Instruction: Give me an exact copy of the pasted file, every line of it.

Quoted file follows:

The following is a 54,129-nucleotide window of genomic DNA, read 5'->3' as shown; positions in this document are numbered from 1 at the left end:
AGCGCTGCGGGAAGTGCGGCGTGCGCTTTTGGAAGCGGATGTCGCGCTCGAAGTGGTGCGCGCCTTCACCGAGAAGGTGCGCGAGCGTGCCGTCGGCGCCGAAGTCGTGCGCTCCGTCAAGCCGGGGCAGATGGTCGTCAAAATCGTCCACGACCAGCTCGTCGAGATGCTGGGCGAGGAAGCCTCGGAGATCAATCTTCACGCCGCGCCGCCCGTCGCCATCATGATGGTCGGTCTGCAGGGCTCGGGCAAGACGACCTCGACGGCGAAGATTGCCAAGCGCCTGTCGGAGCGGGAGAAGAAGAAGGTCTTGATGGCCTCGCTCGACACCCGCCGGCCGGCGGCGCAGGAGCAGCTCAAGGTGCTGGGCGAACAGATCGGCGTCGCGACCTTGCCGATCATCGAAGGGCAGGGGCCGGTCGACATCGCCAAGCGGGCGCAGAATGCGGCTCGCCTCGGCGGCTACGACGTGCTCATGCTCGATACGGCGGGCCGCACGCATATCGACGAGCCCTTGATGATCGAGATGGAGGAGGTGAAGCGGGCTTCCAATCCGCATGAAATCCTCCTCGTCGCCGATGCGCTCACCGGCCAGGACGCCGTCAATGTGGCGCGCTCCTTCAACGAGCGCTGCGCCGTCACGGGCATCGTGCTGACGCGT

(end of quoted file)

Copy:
The following is a 54,129-nucleotide window of genomic DNA, read 5'->3' as shown; positions in this document are numbered from 1 at the left end:
AGCGCTGCGGGAAGTGCGGCGTGCGCTTTTGGAAGCGGATGTCGCGCTCGAAGTGGTGCGCGCCTTCACCGAGAAGGTGCGCGAGCGTGCCGTCGGCGCCGAAGTCGTGCGCTCCGTCAAGCCGGGGCAGATGGTCGTCAAAATCGTCCACGACCAGCTCGTCGAGATGCTGGGCGAGGAAGCCTCGGAGATCAATCTTCACGCCGCGCCGCCCGTCGCCATCATGATGGTCGGTCTGCAGGGCTCGGGCAAGACGACCTCGACGGCGAAGATTGCCAAGCGCCTGTCGGAGCGGGAGAAGAAGAAGGTCTTGATGGCCTCGCTCGACACCCGCCGGCCGGCGGCGCAGGAGCAGCTCAAGGTGCTGGGCGAACAGATCGGCGTCGCGACCTTGCCGATCATCGAAGGGCAGGGGCCGGTCGACATCGCCAAGCGGGCGCAGAATGCGGCTCGCCTCGGCGGCTACGACGTGCTCATGCTCGATACGGCGGGCCGCACGCATATCGACGAGCCCTTGATGATCGAGATGGAGGAGGTGAAGCGGGCTTCCAATCCGCATGAAATCCTCCTCGTCGCCGATGCGCTCACCGGCCAGGACGCCGTCAATGTGGCGCGCTCCTTCAACGAGCGCTGCGCCGTCACGGGCATCGTGCTGACGCGT